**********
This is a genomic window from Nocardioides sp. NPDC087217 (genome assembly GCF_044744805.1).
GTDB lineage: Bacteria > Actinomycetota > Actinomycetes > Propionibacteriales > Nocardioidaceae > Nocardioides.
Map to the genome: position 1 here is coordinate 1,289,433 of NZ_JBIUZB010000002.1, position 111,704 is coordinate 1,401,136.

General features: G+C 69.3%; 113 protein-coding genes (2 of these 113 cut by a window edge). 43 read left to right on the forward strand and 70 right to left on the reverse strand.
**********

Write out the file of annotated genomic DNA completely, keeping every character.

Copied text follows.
This is a genomic window from Nocardioides sp. NPDC087217 (genome assembly GCF_044744805.1).
GTDB lineage: Bacteria > Actinomycetota > Actinomycetes > Propionibacteriales > Nocardioidaceae > Nocardioides.
Map to the genome: position 1 here is coordinate 1,289,433 of NZ_JBIUZB010000002.1, position 111,704 is coordinate 1,401,136.

General features: G+C 69.3%; 113 protein-coding genes (2 of these 113 cut by a window edge). 43 read left to right on the forward strand and 70 right to left on the reverse strand.